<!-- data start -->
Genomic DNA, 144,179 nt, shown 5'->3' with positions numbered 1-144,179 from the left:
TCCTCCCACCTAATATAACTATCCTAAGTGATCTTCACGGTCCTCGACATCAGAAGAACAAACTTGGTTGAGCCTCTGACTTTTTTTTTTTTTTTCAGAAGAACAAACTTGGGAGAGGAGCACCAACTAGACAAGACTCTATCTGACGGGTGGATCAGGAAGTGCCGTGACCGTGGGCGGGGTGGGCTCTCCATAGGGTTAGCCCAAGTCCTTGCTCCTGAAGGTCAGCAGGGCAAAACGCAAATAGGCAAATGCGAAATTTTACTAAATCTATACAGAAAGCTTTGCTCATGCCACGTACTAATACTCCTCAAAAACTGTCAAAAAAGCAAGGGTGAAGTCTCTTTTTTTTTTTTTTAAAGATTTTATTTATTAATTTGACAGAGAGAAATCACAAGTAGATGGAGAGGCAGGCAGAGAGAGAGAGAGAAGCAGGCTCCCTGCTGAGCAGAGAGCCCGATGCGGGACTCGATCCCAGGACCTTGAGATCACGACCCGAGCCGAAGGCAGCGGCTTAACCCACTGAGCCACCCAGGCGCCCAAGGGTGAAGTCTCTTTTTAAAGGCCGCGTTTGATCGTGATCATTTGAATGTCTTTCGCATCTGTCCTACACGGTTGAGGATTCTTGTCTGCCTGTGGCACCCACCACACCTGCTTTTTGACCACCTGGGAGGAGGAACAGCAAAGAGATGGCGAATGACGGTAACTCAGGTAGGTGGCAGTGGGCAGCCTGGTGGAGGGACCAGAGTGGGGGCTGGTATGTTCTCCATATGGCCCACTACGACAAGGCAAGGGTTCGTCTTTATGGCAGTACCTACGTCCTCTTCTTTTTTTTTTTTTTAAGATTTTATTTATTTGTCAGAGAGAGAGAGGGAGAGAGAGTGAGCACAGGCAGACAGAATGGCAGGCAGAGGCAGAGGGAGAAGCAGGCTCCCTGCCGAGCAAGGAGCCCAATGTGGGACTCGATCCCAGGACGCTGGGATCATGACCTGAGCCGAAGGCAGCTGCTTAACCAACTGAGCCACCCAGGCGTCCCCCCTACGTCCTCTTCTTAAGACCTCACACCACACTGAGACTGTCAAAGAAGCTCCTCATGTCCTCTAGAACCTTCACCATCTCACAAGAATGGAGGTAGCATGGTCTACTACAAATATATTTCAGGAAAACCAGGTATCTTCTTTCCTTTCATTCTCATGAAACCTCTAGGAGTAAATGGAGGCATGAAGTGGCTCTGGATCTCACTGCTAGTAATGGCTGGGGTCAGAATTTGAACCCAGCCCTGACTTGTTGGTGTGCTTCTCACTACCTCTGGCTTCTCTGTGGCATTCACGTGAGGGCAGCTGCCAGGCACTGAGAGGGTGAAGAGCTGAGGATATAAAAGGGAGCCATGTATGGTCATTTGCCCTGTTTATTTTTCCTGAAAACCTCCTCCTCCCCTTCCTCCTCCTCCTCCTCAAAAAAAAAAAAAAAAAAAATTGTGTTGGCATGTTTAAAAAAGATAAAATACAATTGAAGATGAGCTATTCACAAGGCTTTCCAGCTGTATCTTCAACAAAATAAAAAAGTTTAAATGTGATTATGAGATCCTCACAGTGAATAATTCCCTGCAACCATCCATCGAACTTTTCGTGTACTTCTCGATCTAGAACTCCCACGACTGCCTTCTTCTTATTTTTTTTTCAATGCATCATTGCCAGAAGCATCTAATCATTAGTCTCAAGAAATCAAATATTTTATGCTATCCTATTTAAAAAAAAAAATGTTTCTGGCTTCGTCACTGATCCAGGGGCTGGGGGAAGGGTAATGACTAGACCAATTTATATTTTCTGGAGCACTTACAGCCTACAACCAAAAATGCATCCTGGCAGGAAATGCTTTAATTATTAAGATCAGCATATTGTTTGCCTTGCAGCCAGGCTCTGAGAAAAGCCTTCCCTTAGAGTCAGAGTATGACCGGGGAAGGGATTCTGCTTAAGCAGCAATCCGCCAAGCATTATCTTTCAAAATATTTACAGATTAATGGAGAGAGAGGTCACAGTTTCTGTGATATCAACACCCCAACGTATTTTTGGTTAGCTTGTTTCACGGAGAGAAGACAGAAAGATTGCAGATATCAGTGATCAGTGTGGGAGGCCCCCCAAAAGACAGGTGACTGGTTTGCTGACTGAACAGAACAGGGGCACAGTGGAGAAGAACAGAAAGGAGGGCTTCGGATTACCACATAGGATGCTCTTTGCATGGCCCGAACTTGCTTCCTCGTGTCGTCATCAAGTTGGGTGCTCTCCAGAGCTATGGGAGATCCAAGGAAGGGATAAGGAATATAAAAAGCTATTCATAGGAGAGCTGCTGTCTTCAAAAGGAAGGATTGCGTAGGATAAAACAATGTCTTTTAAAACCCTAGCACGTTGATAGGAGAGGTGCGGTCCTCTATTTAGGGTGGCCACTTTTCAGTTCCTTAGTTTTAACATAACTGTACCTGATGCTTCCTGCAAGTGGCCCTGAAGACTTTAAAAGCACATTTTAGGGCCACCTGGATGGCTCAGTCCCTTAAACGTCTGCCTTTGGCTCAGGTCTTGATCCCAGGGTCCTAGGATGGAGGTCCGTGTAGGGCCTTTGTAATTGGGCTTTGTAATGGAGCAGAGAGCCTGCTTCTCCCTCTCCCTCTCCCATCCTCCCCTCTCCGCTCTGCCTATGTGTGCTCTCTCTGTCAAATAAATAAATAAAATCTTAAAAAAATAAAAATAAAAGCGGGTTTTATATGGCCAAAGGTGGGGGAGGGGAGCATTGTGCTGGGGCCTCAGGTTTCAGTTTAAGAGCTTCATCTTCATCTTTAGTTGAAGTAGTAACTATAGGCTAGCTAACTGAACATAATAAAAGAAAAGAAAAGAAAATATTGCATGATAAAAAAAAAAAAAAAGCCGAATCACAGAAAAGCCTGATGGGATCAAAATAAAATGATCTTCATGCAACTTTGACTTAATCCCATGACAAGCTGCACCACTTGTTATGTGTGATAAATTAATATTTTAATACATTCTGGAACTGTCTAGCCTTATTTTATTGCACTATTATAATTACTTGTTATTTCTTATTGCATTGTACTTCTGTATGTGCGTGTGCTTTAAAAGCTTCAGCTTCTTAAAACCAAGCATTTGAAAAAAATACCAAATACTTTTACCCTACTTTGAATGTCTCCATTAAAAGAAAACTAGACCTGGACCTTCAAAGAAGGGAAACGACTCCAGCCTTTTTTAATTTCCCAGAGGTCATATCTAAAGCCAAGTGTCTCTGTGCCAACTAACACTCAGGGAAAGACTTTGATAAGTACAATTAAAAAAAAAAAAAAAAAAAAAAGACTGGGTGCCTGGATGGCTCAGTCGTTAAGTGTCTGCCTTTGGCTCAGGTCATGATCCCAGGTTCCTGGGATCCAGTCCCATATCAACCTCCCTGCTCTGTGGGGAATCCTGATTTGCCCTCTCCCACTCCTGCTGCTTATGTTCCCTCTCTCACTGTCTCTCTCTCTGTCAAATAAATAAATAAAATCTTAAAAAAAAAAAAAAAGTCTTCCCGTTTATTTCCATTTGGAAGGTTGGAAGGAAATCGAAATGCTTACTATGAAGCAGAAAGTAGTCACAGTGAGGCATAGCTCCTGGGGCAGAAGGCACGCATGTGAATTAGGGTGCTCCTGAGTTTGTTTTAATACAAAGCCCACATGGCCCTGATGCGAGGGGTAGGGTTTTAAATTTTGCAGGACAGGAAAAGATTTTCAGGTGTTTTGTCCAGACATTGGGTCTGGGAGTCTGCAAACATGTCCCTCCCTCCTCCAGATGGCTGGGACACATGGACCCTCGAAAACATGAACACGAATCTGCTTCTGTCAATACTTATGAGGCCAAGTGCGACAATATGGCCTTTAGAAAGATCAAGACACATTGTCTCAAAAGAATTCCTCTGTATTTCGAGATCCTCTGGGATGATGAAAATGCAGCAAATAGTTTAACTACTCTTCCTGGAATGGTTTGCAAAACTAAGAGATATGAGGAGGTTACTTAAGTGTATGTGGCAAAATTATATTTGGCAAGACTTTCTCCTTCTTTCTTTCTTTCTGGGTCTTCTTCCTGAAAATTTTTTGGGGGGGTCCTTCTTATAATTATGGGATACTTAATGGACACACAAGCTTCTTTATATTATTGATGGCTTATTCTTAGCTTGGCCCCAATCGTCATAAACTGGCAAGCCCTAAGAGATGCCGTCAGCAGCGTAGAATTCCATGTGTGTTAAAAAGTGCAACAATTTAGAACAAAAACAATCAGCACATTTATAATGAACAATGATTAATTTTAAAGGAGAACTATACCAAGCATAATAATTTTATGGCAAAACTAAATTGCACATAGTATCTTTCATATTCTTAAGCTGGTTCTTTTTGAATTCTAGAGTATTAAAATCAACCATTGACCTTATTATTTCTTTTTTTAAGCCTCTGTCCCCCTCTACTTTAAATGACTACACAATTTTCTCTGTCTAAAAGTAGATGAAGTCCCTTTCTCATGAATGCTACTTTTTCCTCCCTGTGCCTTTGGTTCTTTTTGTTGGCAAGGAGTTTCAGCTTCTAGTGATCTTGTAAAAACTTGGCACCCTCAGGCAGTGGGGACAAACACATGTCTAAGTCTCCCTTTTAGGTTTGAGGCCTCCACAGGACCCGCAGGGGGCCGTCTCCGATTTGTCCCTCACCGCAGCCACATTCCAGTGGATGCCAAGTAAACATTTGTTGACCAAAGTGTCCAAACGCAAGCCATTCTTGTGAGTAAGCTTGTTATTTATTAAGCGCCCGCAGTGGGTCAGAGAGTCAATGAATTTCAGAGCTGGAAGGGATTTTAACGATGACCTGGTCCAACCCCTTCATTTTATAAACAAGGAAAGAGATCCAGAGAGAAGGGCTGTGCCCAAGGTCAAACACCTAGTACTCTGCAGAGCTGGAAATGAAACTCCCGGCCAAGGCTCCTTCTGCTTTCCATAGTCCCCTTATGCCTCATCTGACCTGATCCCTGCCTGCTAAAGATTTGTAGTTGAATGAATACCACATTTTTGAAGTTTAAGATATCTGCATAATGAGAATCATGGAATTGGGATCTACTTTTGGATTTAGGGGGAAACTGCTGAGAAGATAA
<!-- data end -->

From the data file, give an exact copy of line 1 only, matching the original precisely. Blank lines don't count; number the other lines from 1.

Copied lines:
Genomic DNA, 144,179 nt, shown 5'->3' with positions numbered 1-144,179 from the left: